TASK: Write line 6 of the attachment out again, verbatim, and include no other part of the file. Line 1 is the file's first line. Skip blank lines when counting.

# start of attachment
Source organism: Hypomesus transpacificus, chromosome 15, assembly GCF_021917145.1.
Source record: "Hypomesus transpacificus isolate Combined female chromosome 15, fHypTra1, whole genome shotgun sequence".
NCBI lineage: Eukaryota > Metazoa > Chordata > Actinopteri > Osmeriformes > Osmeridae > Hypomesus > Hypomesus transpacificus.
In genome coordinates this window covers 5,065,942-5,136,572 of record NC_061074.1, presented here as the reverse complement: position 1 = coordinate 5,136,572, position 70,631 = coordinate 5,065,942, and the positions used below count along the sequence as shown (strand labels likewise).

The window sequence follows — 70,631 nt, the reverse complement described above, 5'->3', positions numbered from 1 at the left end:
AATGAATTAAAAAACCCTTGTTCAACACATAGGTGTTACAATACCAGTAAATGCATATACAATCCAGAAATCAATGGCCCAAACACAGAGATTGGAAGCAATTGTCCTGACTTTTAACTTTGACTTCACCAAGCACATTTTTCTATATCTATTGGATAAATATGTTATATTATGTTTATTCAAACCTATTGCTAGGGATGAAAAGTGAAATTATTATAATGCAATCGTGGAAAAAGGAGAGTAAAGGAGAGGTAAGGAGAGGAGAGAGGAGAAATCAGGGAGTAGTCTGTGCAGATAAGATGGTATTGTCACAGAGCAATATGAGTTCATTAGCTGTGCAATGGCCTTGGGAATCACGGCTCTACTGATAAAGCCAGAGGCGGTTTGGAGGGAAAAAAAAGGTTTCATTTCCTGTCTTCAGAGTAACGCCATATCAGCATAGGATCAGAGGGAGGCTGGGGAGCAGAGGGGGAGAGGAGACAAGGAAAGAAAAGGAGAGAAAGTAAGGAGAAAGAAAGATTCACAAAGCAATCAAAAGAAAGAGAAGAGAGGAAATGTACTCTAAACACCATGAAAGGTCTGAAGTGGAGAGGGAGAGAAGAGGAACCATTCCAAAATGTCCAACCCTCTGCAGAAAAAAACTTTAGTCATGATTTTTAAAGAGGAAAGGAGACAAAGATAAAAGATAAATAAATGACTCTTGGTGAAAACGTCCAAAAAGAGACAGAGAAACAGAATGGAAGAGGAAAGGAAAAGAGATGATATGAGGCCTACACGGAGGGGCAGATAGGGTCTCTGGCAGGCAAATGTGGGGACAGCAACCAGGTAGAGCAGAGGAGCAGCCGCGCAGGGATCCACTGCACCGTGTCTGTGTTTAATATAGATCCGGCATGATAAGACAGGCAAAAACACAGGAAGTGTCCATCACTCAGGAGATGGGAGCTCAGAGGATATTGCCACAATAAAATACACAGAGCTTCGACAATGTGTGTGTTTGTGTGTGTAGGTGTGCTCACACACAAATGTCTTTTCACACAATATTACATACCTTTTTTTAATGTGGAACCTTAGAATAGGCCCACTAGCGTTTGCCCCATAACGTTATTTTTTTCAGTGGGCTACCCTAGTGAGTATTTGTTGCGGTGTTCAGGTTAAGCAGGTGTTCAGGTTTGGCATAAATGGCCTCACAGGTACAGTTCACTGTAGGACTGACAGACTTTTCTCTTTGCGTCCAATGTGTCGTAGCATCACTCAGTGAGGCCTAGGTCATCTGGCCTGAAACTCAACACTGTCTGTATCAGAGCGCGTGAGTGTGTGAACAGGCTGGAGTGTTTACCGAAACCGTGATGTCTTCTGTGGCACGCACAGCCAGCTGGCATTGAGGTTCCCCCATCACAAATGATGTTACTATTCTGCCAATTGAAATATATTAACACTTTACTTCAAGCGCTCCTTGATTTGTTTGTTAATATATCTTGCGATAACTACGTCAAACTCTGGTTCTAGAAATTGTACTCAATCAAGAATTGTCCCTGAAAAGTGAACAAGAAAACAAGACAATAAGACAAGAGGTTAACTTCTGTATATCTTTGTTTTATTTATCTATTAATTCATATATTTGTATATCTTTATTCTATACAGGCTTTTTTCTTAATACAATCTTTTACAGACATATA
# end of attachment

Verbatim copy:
AATGAATTAAAAAACCCTTGTTCAACACATAGGTGTTACAATACCAGTAAATGCATATACAATCCAGAAATCAATGGCCCAAACACAGAGATTGGAAGCAATTGTCCTGACTTTTAACTTTGACTTCACCAAGCACATTTTTCTATATCTATTGGATAAATATGTTATATTATGTTTATTCAAACCTATTGCTAGGGATGAAAAGTGAAATTATTATAATGCAATCGTGGAAAAAGGAGAGTAAAGGAGAGGTAAGGAGAGGAGAGAGGAGAAATCAGGGAGTAGTCTGTGCAGATAAGATGGTATTGTCACAGAGCAATATGAGTTCATTAGCTGTGCAATGGCCTTGGGAATCACGGCTCTACTGATAAAGCCAGAGGCGGTTTGGAGGGAAAAAAAAGGTTTCATTTCCTGTCTTCAGAGTAACGCCATATCAGCATAGGATCAGAGGGAGGCTGGGGAGCAGAGGGGGAGAGGAGACAAGGAAAGAAAAGGAGAGAAAGTAAGGAGAAAGAAAGATTCACAAAGCAATCAAAAGAAAGAGAAGAGAGGAAATGTACTCTAAACACCATGAAAGGTCTGAAGTGGAGAGGGAGAGAAGAGGAACCATTCCAAAATGTCCAACCCTCTGCAGAAAAAAACTTTAGTCATGATTTTTAAAGAGGAAAGGAGACAAAGATAAAAGATAAATAAATGACTCTTGGTGAAAACGTCCAAAAAGAGACAGAGAAACAGAATGGAAGAGGAAAGGAAAAGAGATGATATGAGGCCTACACGGAGGGGCAGATAGGGTCTCTGGCAGGCAAATGTGGGGACAGCAACCAGGTAGAGCAGAGGAGCAGCCGCGCAGGGATCCACTGCACCGTGTCTGTGTTTAATATAGATCCGGCATGATAAGACAGGCAAAAACACAGGAAGTGTCCATCACTCAGGAGATGGGAGCTCAGAGGATATTGCCACAATAAAATACACAGAGCTTCGACAATGTGTGTGTTTGTGTGTGTAGGTGTGCTCACACACAAATGTCTTTTCACACAATATTACATACCTTTTTTTAATGTGGAACCTTAGAATAGGCCCACTAGCGTTTGCCCCATAACGTTATTTTTTTCAGTGGGCTACCCTAGTGAGTATTTGTTGCGGTGTTCAGGTTAAGCAGGTGTTCAGGTTTGGCATAAATGGCCTCACAGGTACAGTTCACTGTAGGACTGACAGACTTTTCTCTTTGCGTCCAATGTGTCGTAGCATCACTCAGTGAGGCCTAGGTCATCTGGCCTGAAACTCAACACTGTCTGTATCAGAGCGCGTGAGTGTGTGAACAGGCTGGAGTGTTTACCGAAACCGTGATGTCTTCTGTGGCACGCACAGCCAGCTGGCATTGAGGTTCCCCCATCACAAATGATGTTACTATTCTGCCAATTGAAATATATTAACACTTTACTTCAAGCGCTCCTTGATTTGTTTGTTAATATATCTTGCGATAACTACGTCAAACTCTGGTTCTAGAAATTGTACTCAATCAAGAATTGTCCCTGAAAAGTGAACAAGAAAACAAGACAATAAGACAAGAGGTTAACTTCTGTATATCTTTGTTTTATTTATCTATTAATTCATATATTTGTATATCTTTATTCTATACAGGCTTTTTTCTTAATACAATCTTTTACAGACATATA